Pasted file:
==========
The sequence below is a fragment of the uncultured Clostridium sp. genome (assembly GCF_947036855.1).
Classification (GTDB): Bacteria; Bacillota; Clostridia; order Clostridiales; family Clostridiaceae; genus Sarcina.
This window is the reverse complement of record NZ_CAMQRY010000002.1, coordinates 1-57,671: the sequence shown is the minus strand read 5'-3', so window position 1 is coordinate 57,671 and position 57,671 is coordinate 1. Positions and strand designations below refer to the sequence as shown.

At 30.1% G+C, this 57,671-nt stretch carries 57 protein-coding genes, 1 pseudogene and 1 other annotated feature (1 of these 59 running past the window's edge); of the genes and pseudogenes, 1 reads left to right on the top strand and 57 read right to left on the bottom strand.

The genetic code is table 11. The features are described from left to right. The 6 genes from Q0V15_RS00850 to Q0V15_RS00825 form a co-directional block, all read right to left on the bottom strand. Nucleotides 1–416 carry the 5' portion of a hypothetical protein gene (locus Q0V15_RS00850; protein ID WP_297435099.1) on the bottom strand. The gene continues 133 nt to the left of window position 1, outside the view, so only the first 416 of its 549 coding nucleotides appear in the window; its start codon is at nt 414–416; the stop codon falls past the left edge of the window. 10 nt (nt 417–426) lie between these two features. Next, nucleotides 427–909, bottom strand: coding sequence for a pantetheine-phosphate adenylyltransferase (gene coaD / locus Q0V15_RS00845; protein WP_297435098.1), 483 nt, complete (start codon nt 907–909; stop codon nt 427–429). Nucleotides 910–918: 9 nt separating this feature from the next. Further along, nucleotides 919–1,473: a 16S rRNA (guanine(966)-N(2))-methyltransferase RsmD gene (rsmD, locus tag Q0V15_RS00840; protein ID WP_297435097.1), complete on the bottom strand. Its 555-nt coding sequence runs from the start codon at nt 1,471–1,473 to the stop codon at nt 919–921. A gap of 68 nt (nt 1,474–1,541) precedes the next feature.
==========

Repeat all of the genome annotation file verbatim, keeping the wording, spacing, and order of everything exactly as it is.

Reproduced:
The sequence below is a fragment of the uncultured Clostridium sp. genome (assembly GCF_947036855.1).
Classification (GTDB): Bacteria; Bacillota; Clostridia; order Clostridiales; family Clostridiaceae; genus Sarcina.
This window is the reverse complement of record NZ_CAMQRY010000002.1, coordinates 1-57,671: the sequence shown is the minus strand read 5'-3', so window position 1 is coordinate 57,671 and position 57,671 is coordinate 1. Positions and strand designations below refer to the sequence as shown.

At 30.1% G+C, this 57,671-nt stretch carries 57 protein-coding genes, 1 pseudogene and 1 other annotated feature (1 of these 59 running past the window's edge); of the genes and pseudogenes, 1 reads left to right on the top strand and 57 read right to left on the bottom strand.

The genetic code is table 11. The features are described from left to right. The 6 genes from Q0V15_RS00850 to Q0V15_RS00825 form a co-directional block, all read right to left on the bottom strand. Nucleotides 1–416 carry the 5' portion of a hypothetical protein gene (locus Q0V15_RS00850; protein ID WP_297435099.1) on the bottom strand. The gene continues 133 nt to the left of window position 1, outside the view, so only the first 416 of its 549 coding nucleotides appear in the window; its start codon is at nt 414–416; the stop codon falls past the left edge of the window. 10 nt (nt 417–426) lie between these two features. Next, nucleotides 427–909, bottom strand: coding sequence for a pantetheine-phosphate adenylyltransferase (gene coaD / locus Q0V15_RS00845; protein WP_297435098.1), 483 nt, complete (start codon nt 907–909; stop codon nt 427–429). Nucleotides 910–918: 9 nt separating this feature from the next. Further along, nucleotides 919–1,473: a 16S rRNA (guanine(966)-N(2))-methyltransferase RsmD gene (rsmD, locus tag Q0V15_RS00840; protein ID WP_297435097.1), complete on the bottom strand. Its 555-nt coding sequence runs from the start codon at nt 1,471–1,473 to the stop codon at nt 919–921. A gap of 68 nt (nt 1,474–1,541) precedes the next feature.